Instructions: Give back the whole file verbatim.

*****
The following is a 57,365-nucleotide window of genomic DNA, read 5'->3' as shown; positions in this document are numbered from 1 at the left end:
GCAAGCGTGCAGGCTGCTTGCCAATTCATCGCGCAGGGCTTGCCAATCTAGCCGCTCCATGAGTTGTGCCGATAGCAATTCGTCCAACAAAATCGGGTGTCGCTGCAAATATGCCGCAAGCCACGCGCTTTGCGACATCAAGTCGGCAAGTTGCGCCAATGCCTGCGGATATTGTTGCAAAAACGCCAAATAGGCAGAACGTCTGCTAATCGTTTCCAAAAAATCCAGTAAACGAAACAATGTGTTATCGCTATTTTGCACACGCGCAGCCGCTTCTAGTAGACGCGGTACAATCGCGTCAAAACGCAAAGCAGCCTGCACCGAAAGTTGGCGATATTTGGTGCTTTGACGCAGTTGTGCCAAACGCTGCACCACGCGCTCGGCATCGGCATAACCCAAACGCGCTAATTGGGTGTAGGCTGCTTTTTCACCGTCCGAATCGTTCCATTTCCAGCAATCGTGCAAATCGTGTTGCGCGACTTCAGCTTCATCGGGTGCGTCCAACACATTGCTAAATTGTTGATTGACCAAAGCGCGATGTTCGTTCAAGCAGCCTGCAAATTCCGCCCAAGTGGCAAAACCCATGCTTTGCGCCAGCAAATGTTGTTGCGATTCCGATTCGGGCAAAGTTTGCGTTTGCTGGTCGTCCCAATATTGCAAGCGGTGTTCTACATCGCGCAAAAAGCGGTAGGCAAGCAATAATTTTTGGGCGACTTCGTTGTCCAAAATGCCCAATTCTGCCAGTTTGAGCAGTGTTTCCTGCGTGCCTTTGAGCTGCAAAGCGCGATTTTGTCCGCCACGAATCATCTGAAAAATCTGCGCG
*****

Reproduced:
The following is a 57,365-nucleotide window of genomic DNA, read 5'->3' as shown; positions in this document are numbered from 1 at the left end:
GCAAGCGTGCAGGCTGCTTGCCAATTCATCGCGCAGGGCTTGCCAATCTAGCCGCTCCATGAGTTGTGCCGATAGCAATTCGTCCAACAAAATCGGGTGTCGCTGCAAATATGCCGCAAGCCACGCGCTTTGCGACATCAAGTCGGCAAGTTGCGCCAATGCCTGCGGATATTGTTGCAAAAACGCCAAATAGGCAGAACGTCTGCTAATCGTTTCCAAAAAATCCAGTAAACGAAACAATGTGTTATCGCTATTTTGCACACGCGCAGCCGCTTCTAGTAGACGCGGTACAATCGCGTCAAAACGCAAAGCAGCCTGCACCGAAAGTTGGCGATATTTGGTGCTTTGACGCAGTTGTGCCAAACGCTGCACCACGCGCTCGGCATCGGCATAACCCAAACGCGCTAATTGGGTGTAGGCTGCTTTTTCACCGTCCGAATCGTTCCATTTCCAGCAATCGTGCAAATCGTGTTGCGCGACTTCAGCTTCATCGGGTGCGTCCAACACATTGCTAAATTGTTGATTGACCAAAGCGCGATGTTCGTTCAAGCAGCCTGCAAATTCCGCCCAAGTGGCAAAACCCATGCTTTGCGCCAGCAAATGTTGTTGCGATTCCGATTCGGGCAAAGTTTGCGTTTGCTGGTCGTCCCAATATTGCAAGCGGTGTTCTACATCGCGCAAAAAGCGGTAGGCAAGCAATAATTTTTGGGCGACTTCGTTGTCCAAAATGCCCAATTCTGCCAGTTTGAGCAGTGTTTCCTGCGTGCCTTTGAGCTGCAAAGCGCGATTTTGTCCGCCACGAATCATCTGAAAAATCTGCGCG